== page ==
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Last week Prime Min­is­ter Naren­dra Modi joined the on­go­ing rhetor­i­cal de­bate on the state of the In­dian econ­omy with a strong de­fence of his govern­ment’s ac­tions over the last three years. Among other things, his in­ter­ven­tion put the spot­light on the econ­omy— some­thing long over­due, but not for the rhetor­i­cal charges that are be­ing flung around on both sides.

If in­deed there is a pithy way of sum­ma­riz­ing the state of af­fairs suf­fice to say that the coun­try’s econ­omy has tran­si­tioned from a state of pol­icy paral­y­sis (which iden­ti­fied the Con­gress-led United Pro­gres­sive Al­liance or UPA) to one of in­vest­ment paral­y­sis. Both are cause for worry but for en­tirely dif­fer­ent rea­sons. One was the out­come of a govern­ment which, for what­ever rea­sons, went into a pol­icy funk with dis­as­trous con­se­quences.

The other is the re­sult of struc­tural dis­rup­tions—some of which, like spi­ralling bad debts with banks, are a le­gacy of the UPA regime and a few in­duced by pol­icy changes, like the rollout of the goods and ser­vices tax (GST) and de­mon­e­ti­za­tion of high value cur­ren­cies, un­der­taken over the last three years.

So while one arose from in­ac­tion, the other is largely a fall­out of not an­tic­i­pat­ing or re­act­ing in time to ad­dress the dis­rup­tions aris­ing from hit­ting the re­set but­ton on the econ­omy. It is im­por­tant to grasp this dis­tinc­tion. Al­ter­na­tively, there is a risk of be­ing over­whelmed by the rhetor­i­cal claims and coun­ter­claims on the econ­omy; and miss­ing the woods for the trees as it were.

As such the econ­omy is not do­ing as badly as the op­po­si­tion is claim­ing—es­pe­cially with al­most ev­ery agency fore­cast­ing a re­bound in eco­nomic growth, al­beit mar­ginal, in sub­se­quent quar­ters. Most im­por­tantly, macroe­co­nomic sta­bil­ity has been re­stored. On the other hand, it is cer­tainly not per­form­ing to po­ten­tial—which some ar­gue is around 8-8.5%—as the govern­ment’s spin doc­tors are ar­gu­ing.

This po­ten­tial can be tapped only if the in­vest­ment lev­els, which have dropped to wor­ri­some lows, re­cover. But this is eas­ier said than done. The le­gacy of bad debts or what Arvind Subra­ma­nian, chief eco­nomic ad­viser, de­scribes as the twin bal­ance sheet prob­lem (be­cause it af­fects the books of both com­pa­nies and the banks who ex­tended the loans) is not some­thing that can be re­solved overnight.

Along­side the dis­rup­tions caused by struc­tural pol­icy re­sponses like GST are caus­ing con­sid­er­able pain. As the old busi­ness struc­tures built over seven decades are re­placed, rather abruptly in some cases, the new sys­tems are not up and ready to take over—in­deed, ex­e­cu­tion of ideas is where this govern­ment has erred. It is the fall­out of this tran­si­tion, which is lend­ing hope to crit­ics and a cause for worry to the govern­ment.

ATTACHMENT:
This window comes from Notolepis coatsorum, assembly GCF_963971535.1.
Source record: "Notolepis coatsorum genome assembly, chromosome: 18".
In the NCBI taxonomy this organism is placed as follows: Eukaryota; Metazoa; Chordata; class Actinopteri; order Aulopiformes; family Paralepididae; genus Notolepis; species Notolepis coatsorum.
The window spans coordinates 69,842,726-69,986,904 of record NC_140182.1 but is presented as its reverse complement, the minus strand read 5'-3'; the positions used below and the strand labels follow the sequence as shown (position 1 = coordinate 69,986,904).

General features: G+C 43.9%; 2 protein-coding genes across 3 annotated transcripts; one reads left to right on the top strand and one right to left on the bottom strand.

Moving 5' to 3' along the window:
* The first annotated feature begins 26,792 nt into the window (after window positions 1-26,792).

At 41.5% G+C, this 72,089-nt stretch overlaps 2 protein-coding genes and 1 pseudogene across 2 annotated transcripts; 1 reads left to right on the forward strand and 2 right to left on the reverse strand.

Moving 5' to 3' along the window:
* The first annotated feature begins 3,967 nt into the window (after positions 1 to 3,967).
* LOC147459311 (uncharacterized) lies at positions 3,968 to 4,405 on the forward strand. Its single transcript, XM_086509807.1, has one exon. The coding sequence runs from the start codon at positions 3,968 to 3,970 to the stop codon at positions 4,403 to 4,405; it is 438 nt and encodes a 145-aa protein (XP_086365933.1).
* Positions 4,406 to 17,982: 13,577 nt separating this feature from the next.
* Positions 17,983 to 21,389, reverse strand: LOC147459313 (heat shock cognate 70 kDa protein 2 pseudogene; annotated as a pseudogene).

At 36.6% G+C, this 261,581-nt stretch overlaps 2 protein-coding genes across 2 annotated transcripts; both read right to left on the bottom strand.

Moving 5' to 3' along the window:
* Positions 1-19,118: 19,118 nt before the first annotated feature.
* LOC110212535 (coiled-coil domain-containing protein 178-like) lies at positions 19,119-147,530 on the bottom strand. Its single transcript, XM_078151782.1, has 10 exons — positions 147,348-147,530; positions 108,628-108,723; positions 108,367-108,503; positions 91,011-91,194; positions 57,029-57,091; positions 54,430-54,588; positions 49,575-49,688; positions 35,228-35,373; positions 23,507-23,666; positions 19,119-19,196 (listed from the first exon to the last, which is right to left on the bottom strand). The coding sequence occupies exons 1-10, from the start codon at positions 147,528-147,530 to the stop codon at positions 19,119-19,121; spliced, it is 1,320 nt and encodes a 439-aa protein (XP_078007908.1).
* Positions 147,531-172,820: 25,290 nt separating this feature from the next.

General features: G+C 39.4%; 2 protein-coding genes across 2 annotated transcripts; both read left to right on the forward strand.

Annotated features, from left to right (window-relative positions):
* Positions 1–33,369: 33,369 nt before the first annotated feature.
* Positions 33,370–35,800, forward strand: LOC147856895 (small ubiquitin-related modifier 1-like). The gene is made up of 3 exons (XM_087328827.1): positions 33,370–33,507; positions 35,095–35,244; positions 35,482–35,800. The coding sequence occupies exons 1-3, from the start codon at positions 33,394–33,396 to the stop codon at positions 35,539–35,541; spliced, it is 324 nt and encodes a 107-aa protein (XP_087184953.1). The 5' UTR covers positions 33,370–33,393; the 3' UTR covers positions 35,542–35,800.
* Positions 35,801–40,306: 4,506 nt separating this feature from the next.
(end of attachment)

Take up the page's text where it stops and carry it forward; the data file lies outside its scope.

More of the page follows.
In a col­umn pub­lished in Mint (, Indira Ra­jara­man, al­luded to this phe­nom­e­non very suc­cinctly. Ac­cord­ing to her, GST has com­pletely re­cast the ex­ist­ing riskshar­ing mech­a­nism, deal­ing a death blow to re­tail trade vol­umes. The so­lu­tion, Ra­jara­man ar­gued, is not to back­track on GST (as some po­lit­i­cal par­ties are sug­gest­ing), but in­stead to fix the ano­maly through tweaks (one of which was ac­cepted by the GST Coun­cil on 6 Oc­to­ber by putting in place quar­terly fil­ing of re­turns, in­stead of ev­ery month).

Sim­i­larly, the govern­ment’s an­ticor­rup­tion ini­tia­tives are forc­ing a tran­si­tion to a more trans­par­ent trans­ac­tions frame­work—ex­actly why real es­tate, which thrived on un­ac­counted cash, is in such dol­drums. Here too, the al­ter­na­tive frame­work has been slow to evolve and the govern­ment and other in­sti­tu­tions like the Re­serve Bank of In­dia (RBI) are guilty of not push­ing hard on walk­ing the coun­try through the re­quired be­havioural change.

The Econ­o­mist In­tel­li­gence Unit in a note is­sued last week said as much. “The de­cel­er­a­tion in bank credit growth to in­dus­try is partly at­trib­ut­able to the RBI’S ini­tia­tives and the Bharatiya Janata Party’s ef­forts to re­duce cor­rup­tion at higher lev­els of busi­ness and govern­ment. How­ever, the dif­fi­cult busi­ness en­vi­ron­ment and slow-mov­ing ju­di­cial sys­tem will make the tran­si­tion to a more mar­ket-driven fi­nan­cial sys­tem ex­tremely dif­fi­cult,” and then added, “We be­lieve that a re­vival in pri­vate in­vest­ment de­pends on the govern­ment in­ject­ing ad­di­tional cap­i­tal to banks’ bal­ance sheets, but also on com­pa­nies read­just­ing their busi­ness mod­els to the new fi­nan­cial sys­tem.”

In the fi­nal anal­y­sis, it can safely be said that the at­ten­tion to the econ­omy is wel­come; but re­duc­ing it to a po­lit­i­cal blame game is not. And look­ing at a new and rapidly trans­form­ing In­dia through a con­ven­tional lens is a bad idea.

The Union govern­ment, which has vis­i­bly be­gun its count­down to the 2019 gen­eral elec­tion as well as elec­tions to key state as­sem­blies like Gu­jarat, may be tempted to hit the panic but­ton. Even though po­lit­i­cally ex­pe­di­ent, it would be very my­opic in terms of the long-term health of the In­dian econ­omy.

Anil Pad­man­ab­han is ex­ec­u­tive edi­tor of Mint and writes ev­ery week on the in­ter­sec­tion of pol­i­tics and eco­nomics. His Twit­ter han­dle is @cap­i­tal­cal­cu­lus.

Re­spond to this col­umn at

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